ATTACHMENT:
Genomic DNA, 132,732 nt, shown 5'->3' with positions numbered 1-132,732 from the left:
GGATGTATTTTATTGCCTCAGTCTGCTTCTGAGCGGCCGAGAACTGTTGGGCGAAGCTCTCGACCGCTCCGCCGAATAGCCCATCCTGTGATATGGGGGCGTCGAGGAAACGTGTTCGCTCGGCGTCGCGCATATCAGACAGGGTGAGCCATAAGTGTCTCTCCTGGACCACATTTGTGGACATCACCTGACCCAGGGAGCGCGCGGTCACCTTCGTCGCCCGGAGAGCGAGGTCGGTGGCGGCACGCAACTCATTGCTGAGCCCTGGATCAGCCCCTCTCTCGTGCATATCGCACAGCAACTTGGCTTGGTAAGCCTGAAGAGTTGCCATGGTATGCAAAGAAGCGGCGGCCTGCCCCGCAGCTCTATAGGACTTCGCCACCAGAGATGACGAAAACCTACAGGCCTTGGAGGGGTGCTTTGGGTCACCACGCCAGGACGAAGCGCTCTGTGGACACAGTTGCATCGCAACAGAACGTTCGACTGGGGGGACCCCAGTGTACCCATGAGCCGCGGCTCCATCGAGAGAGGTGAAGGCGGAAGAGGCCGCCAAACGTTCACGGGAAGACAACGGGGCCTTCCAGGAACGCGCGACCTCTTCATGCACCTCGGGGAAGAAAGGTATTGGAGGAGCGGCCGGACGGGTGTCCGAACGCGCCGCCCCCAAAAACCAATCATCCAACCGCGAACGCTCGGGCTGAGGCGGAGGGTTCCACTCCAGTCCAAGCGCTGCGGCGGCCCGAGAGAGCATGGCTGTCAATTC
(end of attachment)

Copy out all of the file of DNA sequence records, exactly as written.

Genomic DNA, 132,732 nt, shown 5'->3' with positions numbered 1-132,732 from the left:
GGATGTATTTTATTGCCTCAGTCTGCTTCTGAGCGGCCGAGAACTGTTGGGCGAAGCTCTCGACCGCTCCGCCGAATAGCCCATCCTGTGATATGGGGGCGTCGAGGAAACGTGTTCGCTCGGCGTCGCGCATATCAGACAGGGTGAGCCATAAGTGTCTCTCCTGGACCACATTTGTGGACATCACCTGACCCAGGGAGCGCGCGGTCACCTTCGTCGCCCGGAGAGCGAGGTCGGTGGCGGCACGCAACTCATTGCTGAGCCCTGGATCAGCCCCTCTCTCGTGCATATCGCACAGCAACTTGGCTTGGTAAGCCTGAAGAGTTGCCATGGTATGCAAAGAAGCGGCGGCCTGCCCCGCAGCTCTATAGGACTTCGCCACCAGAGATGACGAAAACCTACAGGCCTTGGAGGGGTGCTTTGGGTCACCACGCCAGGACGAAGCGCTCTGTGGACACAGTTGCATCGCAACAGAACGTTCGACTGGGGGGACCCCAGTGTACCCATGAGCCGCGGCTCCATCGAGAGAGGTGAAGGCGGAAGAGGCCGCCAAACGTTCACGGGAAGACAACGGGGCCTTCCAGGAACGCGCGACCTCTTCATGCACCTCGGGGAAGAAAGGTATTGGAGGAGCGGCCGGACGGGTGTCCGAACGCGCCGCCCCCAAAAACCAATCATCCAACCGCGAACGCTCGGGCTGAGGCGGAGGGTTCCACTCCAGTCCAAGCGCTGCGGCGGCCCGAGAGAGCATGGCTGTCAATTC